A new trial has been launched to provide solar power savings to those without rooftop solar.
The Australian Renewable Energy Agency (ARENA) is providing funding for trials of ‘solar gardens’, which could allow up to a third of Australians who are unable to install their own solar panels save money with solar power.
Solar gardens are essentially small-scale solar farms where people can buy or rent solar panels, with the electricity generated credited to their power bills.
“Almost a third of Australians are unable to put solar on their roofs,” ARENA chief executive Ivor Frischknecht said.
“Solar gardens give consumers the benefits of rooftop solar, even if you don’t have a roof available to put it on.”
The trials will be carried out in Blacktown, Shoalhaven, and Byron Bay in NSW; in Townsville in Queensland, and Swan Hill in Victoria, with around $550,000 provided in funding from ARENA and other participants.
“It aims to consider both consumer demand and feasibility, and identify barriers to adoption,” ARENA said.
The New South Wales government is also one of the major contributors, providing around $155,000 in funds for the trials.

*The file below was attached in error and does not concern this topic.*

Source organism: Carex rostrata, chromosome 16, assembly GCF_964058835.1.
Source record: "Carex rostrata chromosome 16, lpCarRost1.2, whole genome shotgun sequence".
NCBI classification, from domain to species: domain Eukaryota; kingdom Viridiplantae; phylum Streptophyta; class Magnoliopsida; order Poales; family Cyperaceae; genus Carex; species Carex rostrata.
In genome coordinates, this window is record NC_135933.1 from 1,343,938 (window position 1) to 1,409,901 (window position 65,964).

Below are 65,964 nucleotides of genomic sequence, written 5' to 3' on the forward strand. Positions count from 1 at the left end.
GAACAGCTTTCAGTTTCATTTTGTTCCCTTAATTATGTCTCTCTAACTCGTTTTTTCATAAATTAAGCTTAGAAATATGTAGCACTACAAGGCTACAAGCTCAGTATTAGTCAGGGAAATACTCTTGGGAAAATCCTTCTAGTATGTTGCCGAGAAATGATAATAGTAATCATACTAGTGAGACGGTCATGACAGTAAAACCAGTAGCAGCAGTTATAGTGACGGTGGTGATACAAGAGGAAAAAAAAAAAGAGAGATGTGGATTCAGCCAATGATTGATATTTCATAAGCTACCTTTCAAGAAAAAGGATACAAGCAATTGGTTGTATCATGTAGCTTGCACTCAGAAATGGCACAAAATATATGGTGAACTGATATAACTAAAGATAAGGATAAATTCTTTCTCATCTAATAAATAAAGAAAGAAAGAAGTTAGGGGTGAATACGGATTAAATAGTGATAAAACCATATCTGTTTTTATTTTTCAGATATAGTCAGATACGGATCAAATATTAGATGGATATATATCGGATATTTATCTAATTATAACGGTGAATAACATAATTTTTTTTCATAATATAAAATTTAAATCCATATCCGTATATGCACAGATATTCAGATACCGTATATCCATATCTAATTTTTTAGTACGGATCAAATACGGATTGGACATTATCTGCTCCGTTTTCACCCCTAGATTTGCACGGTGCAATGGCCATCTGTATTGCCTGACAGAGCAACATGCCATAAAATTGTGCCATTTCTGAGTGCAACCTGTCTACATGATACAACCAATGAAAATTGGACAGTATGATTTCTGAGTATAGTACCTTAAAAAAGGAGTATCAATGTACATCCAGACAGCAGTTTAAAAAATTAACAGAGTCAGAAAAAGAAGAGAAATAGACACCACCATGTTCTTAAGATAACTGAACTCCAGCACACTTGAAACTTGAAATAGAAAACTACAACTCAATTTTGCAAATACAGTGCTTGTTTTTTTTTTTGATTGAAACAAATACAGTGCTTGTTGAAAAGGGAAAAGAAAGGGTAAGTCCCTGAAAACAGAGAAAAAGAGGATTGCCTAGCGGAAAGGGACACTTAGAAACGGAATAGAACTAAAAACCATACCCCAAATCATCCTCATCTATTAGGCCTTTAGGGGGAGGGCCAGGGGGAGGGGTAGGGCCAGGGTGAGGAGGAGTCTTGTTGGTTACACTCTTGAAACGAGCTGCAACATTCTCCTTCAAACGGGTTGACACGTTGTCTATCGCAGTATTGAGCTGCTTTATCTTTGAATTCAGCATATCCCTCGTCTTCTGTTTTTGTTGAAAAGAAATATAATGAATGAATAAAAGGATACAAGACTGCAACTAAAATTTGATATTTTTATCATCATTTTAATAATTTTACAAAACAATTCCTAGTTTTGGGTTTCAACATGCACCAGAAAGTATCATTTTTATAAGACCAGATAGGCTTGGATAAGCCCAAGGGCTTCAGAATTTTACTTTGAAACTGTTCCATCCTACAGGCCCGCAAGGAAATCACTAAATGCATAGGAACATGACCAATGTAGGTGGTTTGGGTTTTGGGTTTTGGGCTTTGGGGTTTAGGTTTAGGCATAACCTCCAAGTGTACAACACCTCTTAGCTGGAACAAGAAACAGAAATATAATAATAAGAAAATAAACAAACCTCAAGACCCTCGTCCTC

“We are trialling solar gardens with the aim of helping renters, low-income households and those living in apartments save on their energy bills,” said Dr Liz Develin, the NSW Department of Planning and Environment’s deputy secretary of energy, water and portfolio strategy.
“Blacktown is a hotspot for rooftop solar and we are really excited to see how this trial goes. The average Western Sydney household with a 4-kilowatt solar system on their roof could already be saving up to $900 a year.”
Blacktown is the fourth largest ‘solar postcode’ in Sydney, with more than 3000 installations across its postcode area.
In the US, solar gardens are the fastest-growing segment in the solar industry, contributing 200 megawatts of new capacity in 2016.
While the size of the gardens to be built are not yet known, they are generally just under 100 kilowatts. This will allow investors to keep the small-scale renewable energy generation certificates for resale to non-renewable energy generators such as coal- or gas-fired power stations, which need to have a certain proportion of 'renewable energy', providing a further investment discount.
It is also designed for people whose roofs may be unsuitable for solar installations.
The project is being led by the University of Technology Sydney’s Institute for Sustainable Futures and the Community Power Agency.
Covering energy and policy at Fairfax Media.
A relationship banned under traditional law.
Our new podcast series from the team behind Phoebe's Fall